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November 23, 1973 - Image 44

Resource type:
Text
Publication:
The Detroit Jewish News, 1973-11-23

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THE DETROIT JEWISH NEWS
44—Friday, Nov. 23, 1973

Charity Viewed
in the Midrash

The door which is not open
to a mendicant will have to
open for a physician—Pesikta
Rabbati.
It is narrated that one day
Rabbi Johanan ben Zakkai
was walking outside Jerusa-
lem, accompanied by his dis-
ciple, Rabbi Joshua. At the
sight of the Temple in ruins,
Joshua exclaimed: "Woe
to us, for the place where
Israel atoned for its iniqui-
ties is destroyed!" Rabbi
Johanan replied: "Do not
grieve, my son, for ye have
means of atonement which
are equally good — namely,
deeds of mercy. For the
Scripture says: 'I desire
mercy and not sacrifice'."
(Hosea, 6-6.) — Abot d'R
Nathan.
A blind begger accosted
two men walking on the road.
One of the travelers gave
him a coin, but the other
gave him nothing. The Angel
of Death approached them
and said: "He who gave to
the beggar need have no fear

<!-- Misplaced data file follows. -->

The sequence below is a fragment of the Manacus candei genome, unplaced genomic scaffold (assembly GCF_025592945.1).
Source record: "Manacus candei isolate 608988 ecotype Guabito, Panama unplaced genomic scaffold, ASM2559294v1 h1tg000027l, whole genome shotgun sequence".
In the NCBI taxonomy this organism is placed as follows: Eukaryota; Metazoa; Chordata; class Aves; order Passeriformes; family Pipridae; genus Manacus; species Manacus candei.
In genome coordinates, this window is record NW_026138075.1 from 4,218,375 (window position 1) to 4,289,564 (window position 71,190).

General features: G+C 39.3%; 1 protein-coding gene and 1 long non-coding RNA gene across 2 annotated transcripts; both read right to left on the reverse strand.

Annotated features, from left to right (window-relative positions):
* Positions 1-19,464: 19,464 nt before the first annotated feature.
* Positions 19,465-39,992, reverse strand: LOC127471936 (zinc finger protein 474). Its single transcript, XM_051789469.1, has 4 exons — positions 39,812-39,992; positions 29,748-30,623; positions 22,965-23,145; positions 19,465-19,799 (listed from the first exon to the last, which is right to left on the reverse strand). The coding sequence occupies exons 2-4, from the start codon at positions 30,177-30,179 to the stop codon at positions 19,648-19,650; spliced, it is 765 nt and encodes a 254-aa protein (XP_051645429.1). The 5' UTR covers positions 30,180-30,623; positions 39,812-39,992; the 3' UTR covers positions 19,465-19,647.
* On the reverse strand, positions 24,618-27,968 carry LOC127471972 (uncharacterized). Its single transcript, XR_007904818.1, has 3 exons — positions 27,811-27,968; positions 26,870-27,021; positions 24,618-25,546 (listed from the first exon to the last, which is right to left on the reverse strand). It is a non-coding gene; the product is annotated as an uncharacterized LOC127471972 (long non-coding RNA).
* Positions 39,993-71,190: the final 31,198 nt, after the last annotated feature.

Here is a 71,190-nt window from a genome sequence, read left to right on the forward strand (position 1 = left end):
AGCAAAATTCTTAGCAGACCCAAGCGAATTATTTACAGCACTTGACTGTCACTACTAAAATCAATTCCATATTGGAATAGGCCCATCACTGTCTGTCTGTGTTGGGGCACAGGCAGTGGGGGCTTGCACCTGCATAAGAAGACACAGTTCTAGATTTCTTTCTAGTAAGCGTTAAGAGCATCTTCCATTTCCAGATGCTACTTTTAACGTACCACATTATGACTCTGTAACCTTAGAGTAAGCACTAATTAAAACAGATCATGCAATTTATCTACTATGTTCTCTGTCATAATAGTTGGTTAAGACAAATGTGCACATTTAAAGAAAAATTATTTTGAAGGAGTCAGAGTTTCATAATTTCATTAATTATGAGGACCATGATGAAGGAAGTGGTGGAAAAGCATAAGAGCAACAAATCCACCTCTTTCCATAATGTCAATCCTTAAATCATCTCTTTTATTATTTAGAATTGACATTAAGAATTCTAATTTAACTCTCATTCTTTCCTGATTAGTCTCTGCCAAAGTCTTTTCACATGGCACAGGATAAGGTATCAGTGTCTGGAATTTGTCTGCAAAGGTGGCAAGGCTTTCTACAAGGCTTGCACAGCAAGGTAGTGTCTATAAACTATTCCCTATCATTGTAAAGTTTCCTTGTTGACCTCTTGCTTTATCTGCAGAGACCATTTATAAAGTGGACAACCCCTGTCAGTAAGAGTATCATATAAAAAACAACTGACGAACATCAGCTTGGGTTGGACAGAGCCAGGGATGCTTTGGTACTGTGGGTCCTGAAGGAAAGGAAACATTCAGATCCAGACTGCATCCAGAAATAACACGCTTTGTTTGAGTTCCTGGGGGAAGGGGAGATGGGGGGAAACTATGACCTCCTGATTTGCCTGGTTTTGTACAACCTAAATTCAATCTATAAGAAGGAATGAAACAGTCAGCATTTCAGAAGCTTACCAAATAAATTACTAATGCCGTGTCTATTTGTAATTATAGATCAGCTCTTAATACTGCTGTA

of me for 50 years, but the
other shall speedily die."
"May I not return and give
charity to the beggar?" ask-
ed the condemned man.
"No," replied the Angel of
Death, "a boat is examined
for holes and cracks before
departure, not when it is al-
ready at sea." — Midrash,
quoted in "Meil Zedakah."
Thou shall not harden thy
heart against thy poor broth-
er. If you do not give to him,
in the end you will have to
receive from him.—Sifre on
Deuteronomy.
Bar Kappara was once
walking on the cliff overlook-
ing the sea at Caesarea when
he saw a Roman proconsul
struggling to shore from a
shipwreck. He hastened to aid
the offical, took him home
and gave him food and drink
and also money with which
to go on his way.
Some time afterward, cer-
tain Jews were wrongfully
imprisoned by the provincial
administrator, and knowing
that ' Bar Kappara was in
favor with the Romans, they
gave him a purse of 500 gold
coins with which to appease
the oppressors. On reaching
the capital, Bar Kappara en-
countered the proconsul
whom he had rescued, and
the latter rose up and greeted
him with the words: "Why
have you troubled to come
hither?"
"To beg your mercy for
those Jews," replied the rab-
bi.
"But do you not know,"
said the other, "that the gov-
ernment will do nothing for
nothing?"
"I have brought 500 gold
pieces," answered Bar Kap-